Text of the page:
flopoloco's picture

OpenTK Keyboard Input Example

3 different ways of getting key input, each with his benefits.

using System;
using OpenTK;
using OpenTK.Input;
namespace OpenTKKey
{
	class MainClass : GameWindow
	{
		// 1. Exit using keyboard event handler
		// 2. Exit by using method of OpenTK GameWindow
		// 3. By using the Keyboard property
 
		protected override void OnLoad (EventArgs e)
		{
			// 1
			Keyboard.KeyDown += HandleKeyDown;
		}
 
		// 1
		void HandleKeyDown (object sender, KeyboardKeyEventArgs e)
		{
			if (e.Key == Key.Escape) Exit ();
		}
 
		// 2
		protected override void OnKeyPress (OpenTK.KeyPressEventArgs e)
		{
			// This brings this Exact string "Escape"
			// If you don not want to use Windows.Forms assembly then
			// check against plain charachters else you do it like this
			// for type value safety: System.Windows.Forms.Keys.Q
			if (e.KeyChar == 'q' || e.KeyChar == 'Q')
				Exit ();
		}
 
		// 3
		protected override void OnUpdateFrame (FrameEventArgs e)
		{
			if (Keyboard[Key.Space])
				Exit ();
 
			base.OnUpdateFrame (e);
		}
 
		public static void Main (string[] args)
		{
			using (var m = new MainClass()) {
				m.Run ();
			}
		}
	}
}

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flopoloco's picture

I am searching how to get the Keyboard device without the GameWindow.
Must be a keyboard instantiation with event handler... Any ideas?

rvIceBreaker's picture

Getting Input while bypassing the 'GameWindow' requires a couple of things...

Firstly, to get input in general, you need to have the respective 'Device' class, so you'll need something like this...

MouseDevice mouse; //Mouse Device ( for mouse input )
KeyboardDevice keyboard; //Keyboard Device ( for keyboard input )

In order to instantiate this class, you have to have access to the 'IInputDriver' from the NativeWindow your project is using. I made a singleton reference to my NativeWindow and grabbed the IInputDriver when i needed it.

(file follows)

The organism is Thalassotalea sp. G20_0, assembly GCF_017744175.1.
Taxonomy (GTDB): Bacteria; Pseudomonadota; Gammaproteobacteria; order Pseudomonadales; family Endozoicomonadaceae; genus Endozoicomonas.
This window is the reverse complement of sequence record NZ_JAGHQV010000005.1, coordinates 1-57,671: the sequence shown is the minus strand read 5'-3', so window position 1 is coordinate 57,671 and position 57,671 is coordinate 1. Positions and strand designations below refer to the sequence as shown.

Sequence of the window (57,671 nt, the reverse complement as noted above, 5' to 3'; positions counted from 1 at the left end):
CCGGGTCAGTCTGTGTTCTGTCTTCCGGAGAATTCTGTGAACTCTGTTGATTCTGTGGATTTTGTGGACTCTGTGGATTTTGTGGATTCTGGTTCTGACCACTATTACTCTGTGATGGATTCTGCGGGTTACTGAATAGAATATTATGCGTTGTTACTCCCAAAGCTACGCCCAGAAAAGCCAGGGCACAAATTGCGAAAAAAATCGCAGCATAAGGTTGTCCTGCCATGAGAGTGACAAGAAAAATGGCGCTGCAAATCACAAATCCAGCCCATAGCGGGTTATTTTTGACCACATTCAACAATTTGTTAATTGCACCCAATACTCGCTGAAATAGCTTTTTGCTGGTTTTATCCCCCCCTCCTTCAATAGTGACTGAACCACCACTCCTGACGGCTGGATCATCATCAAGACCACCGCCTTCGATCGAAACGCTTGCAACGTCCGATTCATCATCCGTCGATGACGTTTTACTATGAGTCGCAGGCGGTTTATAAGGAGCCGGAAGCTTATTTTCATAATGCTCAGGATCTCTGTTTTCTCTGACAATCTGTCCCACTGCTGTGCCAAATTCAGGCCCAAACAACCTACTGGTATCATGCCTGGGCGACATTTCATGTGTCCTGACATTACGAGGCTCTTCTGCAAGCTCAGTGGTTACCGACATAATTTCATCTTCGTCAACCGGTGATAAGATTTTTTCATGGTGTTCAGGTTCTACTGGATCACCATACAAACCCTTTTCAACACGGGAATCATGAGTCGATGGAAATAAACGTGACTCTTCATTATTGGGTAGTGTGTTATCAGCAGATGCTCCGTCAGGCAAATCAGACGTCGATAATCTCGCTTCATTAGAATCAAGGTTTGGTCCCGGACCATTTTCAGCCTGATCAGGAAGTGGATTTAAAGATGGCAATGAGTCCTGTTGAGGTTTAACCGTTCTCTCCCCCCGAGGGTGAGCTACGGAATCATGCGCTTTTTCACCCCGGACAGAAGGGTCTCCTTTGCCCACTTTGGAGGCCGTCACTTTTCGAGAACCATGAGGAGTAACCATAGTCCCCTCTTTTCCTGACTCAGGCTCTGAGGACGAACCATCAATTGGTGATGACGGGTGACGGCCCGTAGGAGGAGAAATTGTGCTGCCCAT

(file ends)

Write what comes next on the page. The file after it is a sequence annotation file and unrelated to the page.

NativeWindow nativeWindow = new NativeWindow( ... );
 
...
 
IInputDriver inputDriver = nativeWindow.InputDriver;
 
MouseDevice mouse = inputDriver.Mouse[0]; //'inputDriver.Mouse' is a collection of available MouseDevice classes; we want the first device
KeyboardDevice keyboard = inputDriver.Keyboard[0]; //'inputDriver.Keyboard' is a collection of available KeyboardDevice classes; we want the first device

After you have all of this, you can add new EventHandlers to the ButtonUp/Down and KeyUp/Down events.

mouse.ButtonDown += new EventHandler<MouseButtonEventArgs>(mouse_ButtonDown);
mouse.ButtonUp += new EventHandler<MouseButtonEventArgs>(mouse_ButtonUp);
 
keyboard.KeyDown += new EventHandler<KeyboardKeyEventArgs>(keyboard_KeyDown);
keyboard.KeyUp += new EventHandler<KeyboardKeyEventArgs>(keyboard_KeyUp);

You can also access things like the mouse position and the wheel position from the MouseDevice class.

The main thing to keep in mind is that you'll need to keep a reference to your NativeWindow instance for many reasons (depending on your desired features), so be sure to do so to save yourself a headache.

Eackz's picture

nativeWindow.InputDriver is deprecated. Whats the alternative?

the Fiddler's picture

For event-based input:

INativeWindow.KeyDown
INativeWindow.KeyUp
INativeWindow.KeyPress // for text input

and for polling:

OpenTK.Input.Keyboard.GetState()